January 25, 1999
From: Bernard Picton
I was having a good read through the forum over Christmas, it's really going well!
I enclose two pictures of Philine aperta, as you have a page for this species but no photos. I note that this species lives on soft mud, into which it presumably can burrow, yet normally it is seen moving across the surface leaving a trail. I suspect that some gastropods which feed on bivalves may move at the surface until they encounter a bivalve siphon, then burrow down after it. The prosobranch Natica (now Euspira) seems to do the same thing in my experience. In a big animal like this (3-4 cm) I imagine moving through the sediment would consume considerable energy?
I've copied the message to Chris Duffy, who asked about P. aperta in an earlier message.
We also have observations of Stiliger bellulus(?=Calliopoea oophagus) feeding on the eggs of Philine aperta.
email@example.comPicton, B., 1999 (Jan 25) Photos and observations on Philine aperta. [Message in] Sea Slug Forum. Australian Museum, Sydney. Available from http://www.seaslugforum.net/find/513
Thanks for the pictures and information. I have watched the very similar Philine angasi burrowing in New Zealand and it reminds me very much of the way the foot of a tellinid bivalve burrows into quite hard impacted sand. The front of the head narrows and thins, wiggling its way between the sand grains before forcing blood forwards to enlarge the hole through hydrostatic pressure. Your mention of naticids reminds me of watching a remarkable Philine-like naticid, probably Sinum? or Ectosinum? in Tanzania, which burrows much the same way. Naticids can apparently take up water to expand the size of their foot when burrowing, though how they do this doesn't seem very clear.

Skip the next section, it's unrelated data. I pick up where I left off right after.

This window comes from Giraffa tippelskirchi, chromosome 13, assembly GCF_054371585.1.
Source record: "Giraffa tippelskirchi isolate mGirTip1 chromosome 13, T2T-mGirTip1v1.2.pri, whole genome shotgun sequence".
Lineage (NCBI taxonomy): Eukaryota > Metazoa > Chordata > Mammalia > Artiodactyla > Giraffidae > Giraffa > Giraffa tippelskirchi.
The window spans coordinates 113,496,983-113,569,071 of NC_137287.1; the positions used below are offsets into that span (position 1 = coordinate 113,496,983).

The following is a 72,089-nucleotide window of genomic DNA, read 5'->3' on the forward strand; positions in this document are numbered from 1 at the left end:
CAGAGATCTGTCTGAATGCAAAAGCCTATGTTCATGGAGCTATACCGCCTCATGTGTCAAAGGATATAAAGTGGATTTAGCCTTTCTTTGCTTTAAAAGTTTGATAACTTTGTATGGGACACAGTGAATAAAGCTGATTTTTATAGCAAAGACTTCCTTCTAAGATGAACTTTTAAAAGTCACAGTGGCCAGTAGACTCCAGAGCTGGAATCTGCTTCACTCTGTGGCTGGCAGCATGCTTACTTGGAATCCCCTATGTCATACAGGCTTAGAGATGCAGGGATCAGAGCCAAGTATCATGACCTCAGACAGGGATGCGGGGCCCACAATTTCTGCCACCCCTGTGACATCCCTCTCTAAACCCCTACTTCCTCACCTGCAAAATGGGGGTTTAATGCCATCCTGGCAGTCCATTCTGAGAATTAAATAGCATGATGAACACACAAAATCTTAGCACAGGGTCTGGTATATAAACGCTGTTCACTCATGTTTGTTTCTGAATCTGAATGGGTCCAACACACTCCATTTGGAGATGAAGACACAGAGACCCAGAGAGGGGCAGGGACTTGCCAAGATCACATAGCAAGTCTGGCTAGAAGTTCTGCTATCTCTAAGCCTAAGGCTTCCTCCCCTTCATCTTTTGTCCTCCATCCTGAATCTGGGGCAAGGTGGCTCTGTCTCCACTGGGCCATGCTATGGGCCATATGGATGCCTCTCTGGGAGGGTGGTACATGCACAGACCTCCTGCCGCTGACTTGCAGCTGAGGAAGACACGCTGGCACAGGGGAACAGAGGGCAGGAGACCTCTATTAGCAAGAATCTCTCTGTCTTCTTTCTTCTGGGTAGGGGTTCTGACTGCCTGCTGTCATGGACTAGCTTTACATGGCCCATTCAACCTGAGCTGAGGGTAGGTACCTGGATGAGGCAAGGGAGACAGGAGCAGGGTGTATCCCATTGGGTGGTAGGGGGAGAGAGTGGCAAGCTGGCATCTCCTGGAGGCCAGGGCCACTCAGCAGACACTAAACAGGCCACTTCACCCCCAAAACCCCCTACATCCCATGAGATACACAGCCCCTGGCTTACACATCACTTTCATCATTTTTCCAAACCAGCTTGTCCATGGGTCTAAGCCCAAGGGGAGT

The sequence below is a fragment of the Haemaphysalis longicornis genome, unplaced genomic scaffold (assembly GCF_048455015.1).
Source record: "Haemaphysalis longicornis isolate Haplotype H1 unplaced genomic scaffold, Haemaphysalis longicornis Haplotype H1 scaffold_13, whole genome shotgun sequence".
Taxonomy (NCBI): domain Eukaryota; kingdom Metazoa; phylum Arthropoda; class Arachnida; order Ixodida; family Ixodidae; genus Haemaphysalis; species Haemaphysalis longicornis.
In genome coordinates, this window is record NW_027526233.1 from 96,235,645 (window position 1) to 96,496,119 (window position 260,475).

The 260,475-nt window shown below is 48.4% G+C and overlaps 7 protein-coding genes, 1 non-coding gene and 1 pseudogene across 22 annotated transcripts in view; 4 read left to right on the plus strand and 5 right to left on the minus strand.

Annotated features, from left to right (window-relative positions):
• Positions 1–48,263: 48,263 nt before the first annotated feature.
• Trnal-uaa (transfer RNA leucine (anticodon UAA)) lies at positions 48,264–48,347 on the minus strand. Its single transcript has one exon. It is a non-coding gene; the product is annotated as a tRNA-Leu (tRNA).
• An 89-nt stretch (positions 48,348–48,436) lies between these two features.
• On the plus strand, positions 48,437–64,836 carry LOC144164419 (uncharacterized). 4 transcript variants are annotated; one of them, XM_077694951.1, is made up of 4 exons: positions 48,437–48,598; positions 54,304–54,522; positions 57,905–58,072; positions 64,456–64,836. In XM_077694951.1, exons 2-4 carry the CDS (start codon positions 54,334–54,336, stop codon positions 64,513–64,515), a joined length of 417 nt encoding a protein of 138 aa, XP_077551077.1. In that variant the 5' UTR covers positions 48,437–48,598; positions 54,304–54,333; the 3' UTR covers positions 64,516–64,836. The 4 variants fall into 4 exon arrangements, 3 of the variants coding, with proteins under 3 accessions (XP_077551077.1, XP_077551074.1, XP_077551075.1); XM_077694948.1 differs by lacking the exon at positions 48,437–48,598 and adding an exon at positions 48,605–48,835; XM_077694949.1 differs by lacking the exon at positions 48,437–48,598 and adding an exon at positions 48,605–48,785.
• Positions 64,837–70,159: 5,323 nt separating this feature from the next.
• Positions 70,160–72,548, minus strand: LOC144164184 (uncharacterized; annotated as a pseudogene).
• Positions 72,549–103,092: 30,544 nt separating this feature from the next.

If you have any photos of Stiliger bellulus to spare they would be an interesting addition to the Forum.
Philine aperta from east of Cape Town
From: Eddie Hardy, December 23, 2004
Philine aperta from Tunisia
From: J. Ben Souissi and A. Eters, July 26, 2003
Philine aperta? from Mediterranean France
From: Erwin Koehler, December 17, 2001
From: C. Duffy, October 9, 1998